New data from Action Fraud and the National Fraud Intelligence Bureau has revealed that an average of 8,000 phishing scams a month were reported last year.
According to the report, more than 68% of people who reported a phishing scam said that they received it in the form of an email. This compares to 12.5 % of who said they were contacted by phone, 8.9% of by text message and the rest saying they were contacted in another way.
Phishing is the attempt by fraudsters to acquire sensitive information by using an electronic communication such as email, pop-up message, phone call or text message to hook victims into their scams.
A recent report by Verizon found it takes cyber criminals just 82 seconds to trap the average victim in a phishing scam and in most cases 23% of people will open a phishing email.
The most common phishing scam in December was either from a bank or from HMRC, followed by online payment merchants and utility companies.
In one month, 31% of all phishing scams reported to Action Fraud contained a potentially malicious hyperlink.
Phishing emails use specific subject headings as a way to compel readers to open them such as ‘Attention’ followed by other titles such as ‘Your account has been revoked’, ‘Hello’ and ‘Important Notification’.
Deputy head of Action Fraud, Steve Proffitt, said: “The new figures show that phishing is a problem which is not going away; it is a means for fraudsters to test the water with potential victims and see how many people they can hook into a scam. For the fraudsters, it is a low risk way of casting out their net and seeing what they can catch.
“If their emails are convincing enough they can yield high returns and people can easily be persuaded into parting with money or to click on links which then infect their computer with malicious software. “In order to avoid becoming a victim we urge people to be cautious when opening emails and ask them to follow our protection advice in order to make it as difficult as possible for fraudsters who are simply casting around for their next victim”.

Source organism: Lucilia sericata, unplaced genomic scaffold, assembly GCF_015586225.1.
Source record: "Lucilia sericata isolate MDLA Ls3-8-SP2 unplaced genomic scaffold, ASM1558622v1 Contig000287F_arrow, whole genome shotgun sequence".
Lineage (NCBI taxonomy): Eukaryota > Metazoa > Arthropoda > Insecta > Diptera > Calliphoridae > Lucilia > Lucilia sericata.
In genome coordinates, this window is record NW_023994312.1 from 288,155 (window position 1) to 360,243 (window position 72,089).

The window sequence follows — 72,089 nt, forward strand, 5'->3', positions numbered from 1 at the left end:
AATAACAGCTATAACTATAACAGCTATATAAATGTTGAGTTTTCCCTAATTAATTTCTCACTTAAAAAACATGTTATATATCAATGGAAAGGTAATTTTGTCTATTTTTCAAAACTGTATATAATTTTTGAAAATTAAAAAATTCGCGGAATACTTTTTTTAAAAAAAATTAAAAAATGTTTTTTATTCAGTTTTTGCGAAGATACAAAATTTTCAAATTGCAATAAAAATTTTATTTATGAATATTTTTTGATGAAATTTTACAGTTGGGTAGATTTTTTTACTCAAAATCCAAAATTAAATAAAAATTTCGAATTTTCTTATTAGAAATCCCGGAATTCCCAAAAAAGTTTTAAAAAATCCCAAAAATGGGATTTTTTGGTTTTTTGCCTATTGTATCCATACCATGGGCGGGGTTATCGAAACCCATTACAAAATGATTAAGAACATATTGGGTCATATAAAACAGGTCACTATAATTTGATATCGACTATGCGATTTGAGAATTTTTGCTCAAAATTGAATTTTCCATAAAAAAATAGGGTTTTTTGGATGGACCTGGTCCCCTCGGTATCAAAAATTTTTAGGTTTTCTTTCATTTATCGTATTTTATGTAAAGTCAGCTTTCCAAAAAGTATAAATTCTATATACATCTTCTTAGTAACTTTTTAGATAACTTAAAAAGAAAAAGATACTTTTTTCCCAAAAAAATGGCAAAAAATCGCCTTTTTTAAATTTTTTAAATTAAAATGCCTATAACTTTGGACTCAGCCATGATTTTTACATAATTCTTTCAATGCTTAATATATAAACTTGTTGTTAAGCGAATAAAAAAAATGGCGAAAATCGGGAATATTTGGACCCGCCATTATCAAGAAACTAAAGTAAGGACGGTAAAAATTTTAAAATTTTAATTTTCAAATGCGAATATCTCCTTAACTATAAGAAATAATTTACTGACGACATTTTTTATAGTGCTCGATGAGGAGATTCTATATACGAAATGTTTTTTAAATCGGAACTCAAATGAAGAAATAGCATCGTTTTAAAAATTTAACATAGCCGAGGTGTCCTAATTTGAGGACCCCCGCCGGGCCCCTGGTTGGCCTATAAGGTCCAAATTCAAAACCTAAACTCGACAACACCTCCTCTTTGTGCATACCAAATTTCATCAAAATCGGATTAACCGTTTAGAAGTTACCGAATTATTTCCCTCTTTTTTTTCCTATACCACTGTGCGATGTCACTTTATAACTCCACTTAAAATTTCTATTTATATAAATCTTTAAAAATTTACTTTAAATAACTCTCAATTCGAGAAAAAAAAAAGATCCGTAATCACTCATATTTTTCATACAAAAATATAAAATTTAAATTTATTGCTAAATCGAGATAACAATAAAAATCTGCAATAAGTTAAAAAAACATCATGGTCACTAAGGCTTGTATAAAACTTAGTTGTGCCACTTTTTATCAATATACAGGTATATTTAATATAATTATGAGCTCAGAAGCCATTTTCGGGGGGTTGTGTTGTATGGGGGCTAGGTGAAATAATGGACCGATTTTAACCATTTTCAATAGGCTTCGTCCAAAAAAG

The Financial Ombudsman Service is also warning that scammers are falsely using its name to get people to reveal details about their personal and financial circumstances.
It said that fraudulent emails or phone calls had been made by scammers claiming to be from the service.
The ombudsman said that it would never contact people directly for money or pay compensation directly.
If you’ve received a suspicious email or call from someone who says they are from the ombudsman service you can call it on 0300 1239123 to check.
How to protect yourself
Never reveal any personal details unless you’re absolutely sure that the person you’re dealing with really is who they say they are.
Don’t open attachments or click on the links within any unsolicited emails you receive.
Never respond to emails that ask for your personal or financial details.
An email address can be spoofed, so even if the email appears to be from a person or a company you know of, but the message is unexpected or unusual, then contact the sender directly via another method to confirm that they sent you the email.
Never give out any of your banking or credit card details unless you know for certain that the request is genuine.
If you receive an email which asks you to login to an online account, for example due to suspicious activity on your account, instead of clicking on the link provided in the email go directly to the website yourself.
Never give anyone your security information.